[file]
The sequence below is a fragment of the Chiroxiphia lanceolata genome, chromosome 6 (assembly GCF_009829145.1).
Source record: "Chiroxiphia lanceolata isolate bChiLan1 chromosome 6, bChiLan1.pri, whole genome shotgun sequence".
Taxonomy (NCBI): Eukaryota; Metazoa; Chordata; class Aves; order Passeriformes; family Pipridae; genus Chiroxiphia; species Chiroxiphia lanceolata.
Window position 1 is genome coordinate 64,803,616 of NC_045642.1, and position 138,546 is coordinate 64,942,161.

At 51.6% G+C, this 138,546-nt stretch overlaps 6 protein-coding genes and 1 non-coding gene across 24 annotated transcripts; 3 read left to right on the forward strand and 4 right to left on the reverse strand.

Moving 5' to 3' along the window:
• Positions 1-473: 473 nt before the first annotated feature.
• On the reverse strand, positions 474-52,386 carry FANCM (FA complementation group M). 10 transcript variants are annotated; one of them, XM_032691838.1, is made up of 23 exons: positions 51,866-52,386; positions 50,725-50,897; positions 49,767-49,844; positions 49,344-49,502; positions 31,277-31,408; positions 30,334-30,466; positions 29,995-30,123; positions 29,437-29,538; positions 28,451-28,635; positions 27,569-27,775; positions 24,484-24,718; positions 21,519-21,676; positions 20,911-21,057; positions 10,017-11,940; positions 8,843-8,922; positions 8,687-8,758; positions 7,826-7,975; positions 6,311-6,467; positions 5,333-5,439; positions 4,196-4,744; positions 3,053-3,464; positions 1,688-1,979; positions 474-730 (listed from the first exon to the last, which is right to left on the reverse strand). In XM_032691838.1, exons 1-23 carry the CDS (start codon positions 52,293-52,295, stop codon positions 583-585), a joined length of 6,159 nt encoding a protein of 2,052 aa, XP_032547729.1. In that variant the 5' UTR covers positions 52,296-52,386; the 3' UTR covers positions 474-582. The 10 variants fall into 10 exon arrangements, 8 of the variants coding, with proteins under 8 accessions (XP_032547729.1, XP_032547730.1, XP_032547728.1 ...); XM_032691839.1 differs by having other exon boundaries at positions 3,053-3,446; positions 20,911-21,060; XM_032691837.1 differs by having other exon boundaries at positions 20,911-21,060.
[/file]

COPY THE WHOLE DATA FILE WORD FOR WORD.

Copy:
The sequence below is a fragment of the Chiroxiphia lanceolata genome, chromosome 6 (assembly GCF_009829145.1).
Source record: "Chiroxiphia lanceolata isolate bChiLan1 chromosome 6, bChiLan1.pri, whole genome shotgun sequence".
Taxonomy (NCBI): Eukaryota; Metazoa; Chordata; class Aves; order Passeriformes; family Pipridae; genus Chiroxiphia; species Chiroxiphia lanceolata.
Window position 1 is genome coordinate 64,803,616 of NC_045642.1, and position 138,546 is coordinate 64,942,161.

At 51.6% G+C, this 138,546-nt stretch overlaps 6 protein-coding genes and 1 non-coding gene across 24 annotated transcripts; 3 read left to right on the forward strand and 4 right to left on the reverse strand.

Moving 5' to 3' along the window:
• Positions 1-473: 473 nt before the first annotated feature.
• On the reverse strand, positions 474-52,386 carry FANCM (FA complementation group M). 10 transcript variants are annotated; one of them, XM_032691838.1, is made up of 23 exons: positions 51,866-52,386; positions 50,725-50,897; positions 49,767-49,844; positions 49,344-49,502; positions 31,277-31,408; positions 30,334-30,466; positions 29,995-30,123; positions 29,437-29,538; positions 28,451-28,635; positions 27,569-27,775; positions 24,484-24,718; positions 21,519-21,676; positions 20,911-21,057; positions 10,017-11,940; positions 8,843-8,922; positions 8,687-8,758; positions 7,826-7,975; positions 6,311-6,467; positions 5,333-5,439; positions 4,196-4,744; positions 3,053-3,464; positions 1,688-1,979; positions 474-730 (listed from the first exon to the last, which is right to left on the reverse strand). In XM_032691838.1, exons 1-23 carry the CDS (start codon positions 52,293-52,295, stop codon positions 583-585), a joined length of 6,159 nt encoding a protein of 2,052 aa, XP_032547729.1. In that variant the 5' UTR covers positions 52,296-52,386; the 3' UTR covers positions 474-582. The 10 variants fall into 10 exon arrangements, 8 of the variants coding, with proteins under 8 accessions (XP_032547729.1, XP_032547730.1, XP_032547728.1 ...); XM_032691839.1 differs by having other exon boundaries at positions 3,053-3,446; positions 20,911-21,060; XM_032691837.1 differs by having other exon boundaries at positions 20,911-21,060.